Reading Assessment

It is quite fortunate that the word “assessment” begins with the letter A. Good reading instruction begins with assessment, and it is a happy coincidence that it is the first topic to be addressed at

The need for assessment stems from the fact that children are not all identical. If all children were identical, instruction would be a whole lot easier — we could just figure out what lessons need to be given in what order, and teachers could simply deliver the same curriculum to all of the students in the same way. One reading program would work for every child.

Alas, children arrive in class with a maddening diversity of understandings and experiences, especially when it comes to reading. The teacher cannot make any assumptions about what the child knows and what the child still needs to learn when it comes to developing literacy skills. To be effective, teachers must be adept at making a quick assessment of each child’s reading and pre-reading skills, and further, teachers must be adept at using that assessment information to make decisions about what instruction each child should receive.

Some children may need instruction in letter knowledge, while other children may not. Some children may need phoneme awareness instruction, while others may already have phoneme awareness. Effective teachers teach children what they are ready to learn, and do not waste time teaching children what they already know. Assessments help teachers to keep track of the zone of proximal development for each child, so instruction can be designed which is neither too easy nor too challenging.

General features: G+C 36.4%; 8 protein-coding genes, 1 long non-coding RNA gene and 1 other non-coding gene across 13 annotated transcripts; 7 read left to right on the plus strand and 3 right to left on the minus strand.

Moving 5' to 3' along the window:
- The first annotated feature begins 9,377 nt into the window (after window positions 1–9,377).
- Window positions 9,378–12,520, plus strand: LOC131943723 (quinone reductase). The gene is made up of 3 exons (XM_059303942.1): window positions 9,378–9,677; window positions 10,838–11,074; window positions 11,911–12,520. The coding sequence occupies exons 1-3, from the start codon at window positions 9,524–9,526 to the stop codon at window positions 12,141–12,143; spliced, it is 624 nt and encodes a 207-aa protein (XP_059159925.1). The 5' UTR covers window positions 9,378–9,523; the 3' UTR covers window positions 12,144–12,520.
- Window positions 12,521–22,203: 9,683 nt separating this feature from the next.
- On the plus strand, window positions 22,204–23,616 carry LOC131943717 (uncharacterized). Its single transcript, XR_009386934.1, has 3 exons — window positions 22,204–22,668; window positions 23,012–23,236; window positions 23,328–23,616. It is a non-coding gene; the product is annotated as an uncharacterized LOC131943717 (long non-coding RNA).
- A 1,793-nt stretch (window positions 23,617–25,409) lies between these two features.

The type of assessment that informs instruction does not necessarily need to be a formal reading test that was purchased from a publisher, although it certainly can be. Assessment can be a simple observation of a child’s behavior when writing; it can be an observation of how well a child plays a word game; it can be an observation of a child’s oral reading fluency. Every observation has the potential to be an assessment.

It is a good idea, however, to combine teacher observations with more formal and objective assessment information — the two complement each other, and give the teacher a much better informed picture of each child’s reading-related skills.

At, we are providing a variety of selections on the assessment front.

First, there is a full, criterion-referenced early reading assessment, called the Abecedarian (pronounced “ABC-darian”), that you can download free of charge.

Second, I have created a Simple Formative Reading Survey to help teachers (grades 2-8) assess their students’ basic reading skills.

Third, I have reproduced a collection of free “quick and dirty” assessments which can be downloaded free of charge.

Fourth, you can download an overview of early reading assessment that describes all of he various approaches to early reading assessment available to teachers. (Currently only available in PDF format)

And finally, we have a collection of web links to take interested parties to other reading assessment related resources available through the internet.